Only Dialogue and Peace Can Give World a Future, Affirms Pope

In a Message to “Men and Religions” Meeting in France

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LYON, France, SEPT. 12, 2005 ( In a message sent to a meeting of religious leaders, Benedict XVI affirmed that only peace and dialogue can be the foundation for a future of hope.

The Pope appealed “to the people of our time, and in particular to young people, to have the courage to commit themselves ever more actively in favor of peace and dialogue, which alone can allow one to envision the future of the world with hope.”

The Holy Father’s message was heard Sunday by leaders of the great religions gathered in Lyon, France, at the three-day meeting “Men and Religions,” organized by the Community of Sant’Egidio and the Archdiocese of Lyon.

The theme of the congress, which ends Tuesday, is “The Courage of a Humanism of Peace.”

“Violence, of whatever sort, cannot be a way of resolving conflicts. It mortgages the future severely and does not respect either persons or peoples,” affirmed the Pontiff in his message, sent to the meeting through Cardinal Angelo Sodano, Vatican secretary of state.

Benedict XVI urged the participants to “implore from God the gift of his peace, supported by Christ’s promise, ‘My peace I leave you, my peace I give you,’ so that they will be able to respond to all the demands and thus be builders of peace.”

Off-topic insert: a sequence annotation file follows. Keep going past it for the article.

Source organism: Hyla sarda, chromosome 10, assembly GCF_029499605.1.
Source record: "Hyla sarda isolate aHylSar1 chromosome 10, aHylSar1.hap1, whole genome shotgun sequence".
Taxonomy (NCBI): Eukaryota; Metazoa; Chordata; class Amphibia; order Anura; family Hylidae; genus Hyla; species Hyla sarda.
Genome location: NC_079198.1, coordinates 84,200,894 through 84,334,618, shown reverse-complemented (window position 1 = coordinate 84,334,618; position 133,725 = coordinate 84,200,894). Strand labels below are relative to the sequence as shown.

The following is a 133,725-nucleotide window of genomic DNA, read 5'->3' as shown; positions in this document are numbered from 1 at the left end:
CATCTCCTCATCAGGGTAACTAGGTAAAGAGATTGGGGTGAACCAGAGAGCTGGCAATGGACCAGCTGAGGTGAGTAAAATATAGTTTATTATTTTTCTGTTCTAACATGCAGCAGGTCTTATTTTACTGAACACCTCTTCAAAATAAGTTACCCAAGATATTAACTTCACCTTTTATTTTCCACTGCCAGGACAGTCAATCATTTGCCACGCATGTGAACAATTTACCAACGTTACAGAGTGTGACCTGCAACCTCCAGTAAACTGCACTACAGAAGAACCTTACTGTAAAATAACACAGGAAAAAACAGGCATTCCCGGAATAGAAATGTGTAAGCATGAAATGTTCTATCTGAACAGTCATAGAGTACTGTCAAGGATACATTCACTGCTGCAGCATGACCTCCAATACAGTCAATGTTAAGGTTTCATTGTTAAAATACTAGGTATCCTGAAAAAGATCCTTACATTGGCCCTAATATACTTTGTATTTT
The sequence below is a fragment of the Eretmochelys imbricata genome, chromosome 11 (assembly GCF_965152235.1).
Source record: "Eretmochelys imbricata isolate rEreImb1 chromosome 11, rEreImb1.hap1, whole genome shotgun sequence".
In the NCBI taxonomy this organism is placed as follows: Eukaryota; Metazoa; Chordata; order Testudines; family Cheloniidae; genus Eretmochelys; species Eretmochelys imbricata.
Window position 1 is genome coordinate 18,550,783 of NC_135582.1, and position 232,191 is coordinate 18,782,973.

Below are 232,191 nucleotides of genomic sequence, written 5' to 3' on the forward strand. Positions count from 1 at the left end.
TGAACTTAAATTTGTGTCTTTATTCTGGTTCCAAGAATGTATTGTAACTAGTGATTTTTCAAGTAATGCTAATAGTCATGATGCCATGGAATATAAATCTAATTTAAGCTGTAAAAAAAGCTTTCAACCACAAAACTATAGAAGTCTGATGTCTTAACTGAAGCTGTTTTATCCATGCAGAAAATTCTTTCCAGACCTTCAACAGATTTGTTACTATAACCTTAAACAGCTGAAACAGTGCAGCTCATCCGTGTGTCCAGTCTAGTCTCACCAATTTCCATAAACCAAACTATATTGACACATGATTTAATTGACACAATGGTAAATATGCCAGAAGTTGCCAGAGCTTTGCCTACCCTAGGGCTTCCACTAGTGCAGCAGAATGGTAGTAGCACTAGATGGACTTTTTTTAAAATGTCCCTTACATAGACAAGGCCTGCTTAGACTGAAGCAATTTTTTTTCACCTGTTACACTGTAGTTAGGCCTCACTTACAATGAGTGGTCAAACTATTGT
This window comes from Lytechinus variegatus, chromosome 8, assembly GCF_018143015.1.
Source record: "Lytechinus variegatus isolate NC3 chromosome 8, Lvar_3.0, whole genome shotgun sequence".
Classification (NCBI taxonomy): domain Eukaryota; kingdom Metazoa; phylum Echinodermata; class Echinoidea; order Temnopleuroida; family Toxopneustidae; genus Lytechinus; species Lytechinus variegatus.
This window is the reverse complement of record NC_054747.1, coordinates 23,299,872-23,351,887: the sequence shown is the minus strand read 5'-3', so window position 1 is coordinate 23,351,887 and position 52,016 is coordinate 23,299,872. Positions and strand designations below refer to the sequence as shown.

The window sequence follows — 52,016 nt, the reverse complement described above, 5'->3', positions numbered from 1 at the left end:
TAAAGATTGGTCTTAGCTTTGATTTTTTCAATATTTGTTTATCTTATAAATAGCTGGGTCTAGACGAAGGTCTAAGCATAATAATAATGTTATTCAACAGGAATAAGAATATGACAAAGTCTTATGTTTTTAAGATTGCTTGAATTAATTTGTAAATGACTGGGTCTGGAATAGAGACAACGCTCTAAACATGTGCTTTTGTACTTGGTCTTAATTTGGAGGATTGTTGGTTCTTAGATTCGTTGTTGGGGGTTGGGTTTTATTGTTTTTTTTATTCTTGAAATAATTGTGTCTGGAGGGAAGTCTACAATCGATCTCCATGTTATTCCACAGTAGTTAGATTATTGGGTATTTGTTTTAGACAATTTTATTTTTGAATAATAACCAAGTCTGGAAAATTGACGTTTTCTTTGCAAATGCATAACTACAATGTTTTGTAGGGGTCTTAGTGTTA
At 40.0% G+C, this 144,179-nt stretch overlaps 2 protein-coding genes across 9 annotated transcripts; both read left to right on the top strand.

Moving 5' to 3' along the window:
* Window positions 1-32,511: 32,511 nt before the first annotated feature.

Spirit of Assisi

Some 300 religious and lay personalities from dozens of countries are taking part in the meeting, which is held in a different city every year. The gatherings continue with the spirit of religious leaders’ meetings for peace called by Pope John Paul II in Assisi, Italy.
<br> Among the participants in the congress are Cardinals Walter Kasper, Ignace Moussa Daoud, Roger Etchegaray, Paul Poupard, Dionigi Tettamanzi and Philippe Barbarin, archbishop of Lyon.

Among Christians of other confessions are Jean Arnold de Clermont, president of the Protestant Federation of France and president of the Conference of European Churches; Emmanuel Adamakis, Orthodox metropolitan of France; Filaret, metropolitan of Minsk; Rowan Williams, Anglican archbishop of Canterbury; and Keith Clements, secretary-general of the Conference of European Churches.

Among the Jewish representatives are Yona Metzger, the grand rabbi of Israel; and René Samuel Sirat, former chief rabbi of Paris. Among the Muslims are Ezzedin Ibrahim, cultural adviser of the president of the United Arab Emirates, and Ahmad Al-Tayyb, rector of Al-Hazar University of Cairo.

Numerous politicians are also attending, including Simone Weil, former president of the European Parliament.

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